and re-ordering the structures themselves (which might mean queering the space, cripping the time....)

* the analogy of "queering = cripping":
"... to resist the negative interpellations of being queer or crippled (not to mention queer and crippled), members of both groups have developed a wry critique of hegemonic norms. In queer communities, the application of this critique has been given its own verb: to queer. Queering describes the practices of putting a spin on mainstream representations to reveal latent queer subtexts; of appropriating a representation for one's own purposes, forcing it to signify differently; or of deconstructing a representation's heterosexism. Similarly, some disabled people practice "cripping." Cripping spins mainstream representations or practices to reveal able-bodied assumptions and exclusionary effects. Both queering and cripping expose the arbitrary delineation between normal and defective and the negative social ramifications of attempts to homogenize humanity, and both disarm what is painful with wicked humor, including camp."  Carrie Sandahl, "Queering The Crip Or Cripping The Queer?: Intersections of Queer and Crip Identities in Solo Autobiographical Performance." GLQ: A Journal of Lesbian and Gay Studies 9.1-2 (2003) 25-56.

* queering/cripping both challenge the "hegemony of normalcy":
"the 'problem' is not the person with disabilities; the problem is the way that
normalcy is constructed to create the 'problem' of the disabled person" (p. 24).

"The concept of a norm, unlike that of an ideal, implies that the majority of the population must or should somehow be part of the norm. The norm pins down that majority of the population that falls under the arch of the standard bell-shaped curve....Any bell curve will always have at its extremities those characterisitcs that deviate from the norm. So, with the concept of the norm comes the concept of deviations or extremes.  When we think of bodies, in a society where the concept of the norm is operative, then people with disabilities will be thought of as deviants (p. 29)....One of the tasks for a developing consciousness of disability issues is the attempt ... to reverse the hegemony of the normal and to institute alternative ways of thinking about the abnormal" (p. 49).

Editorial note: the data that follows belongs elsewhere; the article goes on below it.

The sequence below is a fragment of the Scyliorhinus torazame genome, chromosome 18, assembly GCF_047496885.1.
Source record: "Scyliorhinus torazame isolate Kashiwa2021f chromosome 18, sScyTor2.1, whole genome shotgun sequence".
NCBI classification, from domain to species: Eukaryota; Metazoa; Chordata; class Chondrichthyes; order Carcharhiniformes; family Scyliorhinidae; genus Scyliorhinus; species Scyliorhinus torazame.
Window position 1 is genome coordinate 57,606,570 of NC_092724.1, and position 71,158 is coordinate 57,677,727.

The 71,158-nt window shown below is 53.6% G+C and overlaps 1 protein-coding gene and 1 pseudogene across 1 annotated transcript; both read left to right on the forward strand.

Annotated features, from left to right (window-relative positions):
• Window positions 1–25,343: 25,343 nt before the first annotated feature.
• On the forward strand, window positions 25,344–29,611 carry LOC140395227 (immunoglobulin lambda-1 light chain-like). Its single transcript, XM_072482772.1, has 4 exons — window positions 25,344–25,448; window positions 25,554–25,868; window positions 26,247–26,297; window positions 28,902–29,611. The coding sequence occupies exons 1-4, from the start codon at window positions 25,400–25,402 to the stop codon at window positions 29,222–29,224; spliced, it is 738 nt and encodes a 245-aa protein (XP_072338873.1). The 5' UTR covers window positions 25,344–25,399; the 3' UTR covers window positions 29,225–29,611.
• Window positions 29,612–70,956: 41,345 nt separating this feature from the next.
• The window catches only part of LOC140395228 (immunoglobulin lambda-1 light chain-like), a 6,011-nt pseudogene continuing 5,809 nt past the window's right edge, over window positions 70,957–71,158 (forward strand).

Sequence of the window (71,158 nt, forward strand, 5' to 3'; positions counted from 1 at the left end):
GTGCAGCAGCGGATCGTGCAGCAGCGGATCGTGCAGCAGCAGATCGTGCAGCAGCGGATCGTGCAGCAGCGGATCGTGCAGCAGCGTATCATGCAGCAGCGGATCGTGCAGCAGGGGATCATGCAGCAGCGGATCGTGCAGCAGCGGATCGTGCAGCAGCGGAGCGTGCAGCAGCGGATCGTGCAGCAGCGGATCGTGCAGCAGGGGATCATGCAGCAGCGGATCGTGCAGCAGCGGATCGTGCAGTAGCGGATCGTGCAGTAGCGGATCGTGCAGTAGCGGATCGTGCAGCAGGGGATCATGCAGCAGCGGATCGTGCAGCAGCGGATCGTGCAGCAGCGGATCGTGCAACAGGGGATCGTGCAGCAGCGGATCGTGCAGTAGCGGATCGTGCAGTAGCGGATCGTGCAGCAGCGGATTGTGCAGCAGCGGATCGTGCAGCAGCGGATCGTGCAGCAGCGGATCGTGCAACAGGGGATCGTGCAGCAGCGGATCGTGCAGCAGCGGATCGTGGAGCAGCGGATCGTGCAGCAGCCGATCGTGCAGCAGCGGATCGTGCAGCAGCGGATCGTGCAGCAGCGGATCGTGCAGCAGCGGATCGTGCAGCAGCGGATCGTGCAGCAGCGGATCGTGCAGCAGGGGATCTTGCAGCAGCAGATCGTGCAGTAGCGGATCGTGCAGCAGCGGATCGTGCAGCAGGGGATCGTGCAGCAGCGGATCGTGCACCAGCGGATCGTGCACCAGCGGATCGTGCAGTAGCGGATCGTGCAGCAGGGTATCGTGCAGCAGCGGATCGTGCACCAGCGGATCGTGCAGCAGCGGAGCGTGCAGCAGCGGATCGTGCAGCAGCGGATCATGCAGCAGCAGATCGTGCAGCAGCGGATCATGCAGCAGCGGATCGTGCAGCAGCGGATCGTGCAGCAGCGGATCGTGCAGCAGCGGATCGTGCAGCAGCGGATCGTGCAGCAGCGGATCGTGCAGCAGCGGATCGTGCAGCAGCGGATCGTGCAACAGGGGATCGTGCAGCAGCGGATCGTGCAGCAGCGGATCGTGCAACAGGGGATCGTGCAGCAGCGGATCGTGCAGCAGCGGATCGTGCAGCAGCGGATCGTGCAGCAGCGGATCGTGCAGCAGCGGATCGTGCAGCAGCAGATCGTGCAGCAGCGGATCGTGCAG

--Lennard Davis, "Constructing Normalcy: The Bell Curve, the Novel, and the Invention of the Disabled Body in the Nineteenth Century."  Enforcing Normalcy: Disability, Deafness and the Body.

* What norms do you occupy?
Where do you see the norm? Look around the room: Who represents it?
(in gender, sexual orientation, race, class, religion, ability....?)

* How much does normalcy enter into the constructions of our disciplines and curricula?
in science: survival of the fittest
in social science: statistical norms
in humanities: normalized forms (genres?)

* Where do we invite deviance in our study?
Abnormal Psych
Sociology of Deviance...

* Where/how did you observe the normal in operation this week?
* Where/how might you imagine 'queering' or 'cripping' the norm?

Audre Lorde, Sister Outsider (1984):
"Somewhere, on the edge of consciousness, there is what I call a mythical norm, which each one of us within our hearts know 'that is not me' .... It is with this mythical norm that the trappings of power reside .... Those of us who stand outside that power often identify one way in which we are different, and we assume that to be the primary cause of all oppression, forgetting other distortions around difference, some of which we ourselves may be practising...."

IV. @ 3:15: take this conversation into discussions of your writing projects
go round and say what you want to do-->
then self-organize into small groups (based on overlapping interests?)
to help one another brainstorm the shape of your papers